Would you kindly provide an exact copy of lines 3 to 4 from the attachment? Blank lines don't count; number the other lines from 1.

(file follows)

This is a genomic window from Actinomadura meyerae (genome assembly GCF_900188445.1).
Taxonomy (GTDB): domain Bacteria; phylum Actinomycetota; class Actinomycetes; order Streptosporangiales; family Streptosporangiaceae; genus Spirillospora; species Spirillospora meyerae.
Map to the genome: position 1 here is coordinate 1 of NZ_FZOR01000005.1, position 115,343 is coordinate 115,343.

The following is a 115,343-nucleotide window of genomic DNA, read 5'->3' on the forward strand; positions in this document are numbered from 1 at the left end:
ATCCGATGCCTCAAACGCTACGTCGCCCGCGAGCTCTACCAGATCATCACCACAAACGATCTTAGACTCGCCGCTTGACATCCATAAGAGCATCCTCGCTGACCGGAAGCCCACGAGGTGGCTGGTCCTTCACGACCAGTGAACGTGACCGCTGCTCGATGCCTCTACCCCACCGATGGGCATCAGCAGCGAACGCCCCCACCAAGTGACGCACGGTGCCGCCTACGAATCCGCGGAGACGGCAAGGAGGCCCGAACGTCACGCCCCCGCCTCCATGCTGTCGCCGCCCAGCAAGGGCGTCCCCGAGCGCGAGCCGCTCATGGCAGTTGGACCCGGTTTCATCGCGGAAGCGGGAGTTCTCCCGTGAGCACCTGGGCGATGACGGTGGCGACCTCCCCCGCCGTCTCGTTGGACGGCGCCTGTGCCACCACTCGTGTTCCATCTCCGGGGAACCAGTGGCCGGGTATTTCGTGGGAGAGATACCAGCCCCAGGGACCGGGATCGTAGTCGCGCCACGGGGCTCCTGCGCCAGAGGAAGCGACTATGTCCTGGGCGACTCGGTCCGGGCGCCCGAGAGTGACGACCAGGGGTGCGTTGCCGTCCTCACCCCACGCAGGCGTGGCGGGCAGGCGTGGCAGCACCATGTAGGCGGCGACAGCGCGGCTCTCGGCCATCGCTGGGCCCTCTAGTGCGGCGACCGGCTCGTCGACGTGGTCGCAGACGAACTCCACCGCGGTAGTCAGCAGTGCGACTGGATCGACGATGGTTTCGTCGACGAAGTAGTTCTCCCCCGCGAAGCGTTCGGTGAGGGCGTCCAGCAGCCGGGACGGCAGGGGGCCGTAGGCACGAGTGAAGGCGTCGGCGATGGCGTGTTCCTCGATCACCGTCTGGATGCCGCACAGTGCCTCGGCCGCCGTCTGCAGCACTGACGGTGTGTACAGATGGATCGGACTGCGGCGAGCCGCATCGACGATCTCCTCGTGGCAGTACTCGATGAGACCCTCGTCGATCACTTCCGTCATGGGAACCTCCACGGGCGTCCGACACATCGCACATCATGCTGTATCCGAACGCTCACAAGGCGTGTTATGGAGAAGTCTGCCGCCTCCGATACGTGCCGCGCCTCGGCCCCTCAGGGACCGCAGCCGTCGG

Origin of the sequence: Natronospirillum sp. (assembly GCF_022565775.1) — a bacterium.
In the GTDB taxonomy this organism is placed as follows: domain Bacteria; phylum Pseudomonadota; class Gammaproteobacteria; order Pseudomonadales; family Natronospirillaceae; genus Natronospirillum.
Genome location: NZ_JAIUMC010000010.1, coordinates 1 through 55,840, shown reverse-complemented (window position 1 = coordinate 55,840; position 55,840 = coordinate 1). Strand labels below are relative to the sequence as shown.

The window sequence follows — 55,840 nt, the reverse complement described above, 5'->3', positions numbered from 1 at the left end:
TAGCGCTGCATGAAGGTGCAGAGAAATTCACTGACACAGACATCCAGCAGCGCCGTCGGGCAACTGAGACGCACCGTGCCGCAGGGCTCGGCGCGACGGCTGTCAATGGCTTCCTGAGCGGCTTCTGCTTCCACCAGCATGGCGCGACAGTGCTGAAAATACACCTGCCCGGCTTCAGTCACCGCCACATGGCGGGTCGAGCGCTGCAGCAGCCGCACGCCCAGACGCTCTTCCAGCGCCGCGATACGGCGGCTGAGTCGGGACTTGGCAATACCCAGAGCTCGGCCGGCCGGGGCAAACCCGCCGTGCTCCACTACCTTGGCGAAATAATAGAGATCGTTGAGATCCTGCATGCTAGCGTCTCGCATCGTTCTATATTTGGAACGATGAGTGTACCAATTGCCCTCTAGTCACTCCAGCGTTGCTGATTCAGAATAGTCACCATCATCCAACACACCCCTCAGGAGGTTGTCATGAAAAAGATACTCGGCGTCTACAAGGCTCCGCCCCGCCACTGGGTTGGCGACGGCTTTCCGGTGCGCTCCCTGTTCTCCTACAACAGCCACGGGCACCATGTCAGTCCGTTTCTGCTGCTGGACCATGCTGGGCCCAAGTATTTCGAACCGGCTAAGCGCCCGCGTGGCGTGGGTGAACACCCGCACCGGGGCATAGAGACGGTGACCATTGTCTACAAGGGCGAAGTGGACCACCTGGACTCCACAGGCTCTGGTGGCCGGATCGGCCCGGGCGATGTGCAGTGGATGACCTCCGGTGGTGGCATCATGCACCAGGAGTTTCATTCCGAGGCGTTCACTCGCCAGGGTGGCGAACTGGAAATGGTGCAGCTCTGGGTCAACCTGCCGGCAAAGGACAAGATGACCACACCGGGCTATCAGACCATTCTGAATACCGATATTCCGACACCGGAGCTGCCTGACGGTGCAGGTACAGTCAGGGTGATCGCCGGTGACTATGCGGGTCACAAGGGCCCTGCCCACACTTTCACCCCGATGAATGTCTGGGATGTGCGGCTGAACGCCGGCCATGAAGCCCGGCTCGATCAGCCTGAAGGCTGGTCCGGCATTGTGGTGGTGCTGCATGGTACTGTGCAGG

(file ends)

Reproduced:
Map to the genome: position 1 here is coordinate 1 of NZ_FZOR01000005.1, position 115,343 is coordinate 115,343.

The following is a 115,343-nucleotide window of genomic DNA, read 5'->3' on the forward strand; positions in this document are numbered from 1 at the left end: